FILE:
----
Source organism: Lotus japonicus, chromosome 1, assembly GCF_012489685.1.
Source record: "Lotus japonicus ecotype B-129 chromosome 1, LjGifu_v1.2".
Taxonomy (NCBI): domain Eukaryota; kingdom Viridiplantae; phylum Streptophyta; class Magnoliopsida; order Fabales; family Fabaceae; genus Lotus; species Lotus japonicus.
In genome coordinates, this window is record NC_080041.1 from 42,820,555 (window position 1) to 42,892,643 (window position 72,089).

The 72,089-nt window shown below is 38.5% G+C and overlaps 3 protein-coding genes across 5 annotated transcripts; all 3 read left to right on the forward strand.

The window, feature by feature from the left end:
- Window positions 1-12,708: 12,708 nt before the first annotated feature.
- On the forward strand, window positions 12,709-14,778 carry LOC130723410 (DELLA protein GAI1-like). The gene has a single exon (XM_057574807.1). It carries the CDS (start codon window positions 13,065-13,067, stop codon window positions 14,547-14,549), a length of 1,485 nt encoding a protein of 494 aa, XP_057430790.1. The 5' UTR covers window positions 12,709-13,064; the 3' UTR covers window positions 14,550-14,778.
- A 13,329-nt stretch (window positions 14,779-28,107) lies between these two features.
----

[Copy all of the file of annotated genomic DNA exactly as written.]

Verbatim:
Source organism: Lotus japonicus, chromosome 1, assembly GCF_012489685.1.
Source record: "Lotus japonicus ecotype B-129 chromosome 1, LjGifu_v1.2".
Taxonomy (NCBI): domain Eukaryota; kingdom Viridiplantae; phylum Streptophyta; class Magnoliopsida; order Fabales; family Fabaceae; genus Lotus; species Lotus japonicus.
In genome coordinates, this window is record NC_080041.1 from 42,820,555 (window position 1) to 42,892,643 (window position 72,089).

The 72,089-nt window shown below is 38.5% G+C and overlaps 3 protein-coding genes across 5 annotated transcripts; all 3 read left to right on the forward strand.

The window, feature by feature from the left end:
- Window positions 1-12,708: 12,708 nt before the first annotated feature.
- On the forward strand, window positions 12,709-14,778 carry LOC130723410 (DELLA protein GAI1-like). The gene has a single exon (XM_057574807.1). It carries the CDS (start codon window positions 13,065-13,067, stop codon window positions 14,547-14,549), a length of 1,485 nt encoding a protein of 494 aa, XP_057430790.1. The 5' UTR covers window positions 12,709-13,064; the 3' UTR covers window positions 14,550-14,778.
- A 13,329-nt stretch (window positions 14,779-28,107) lies between these two features.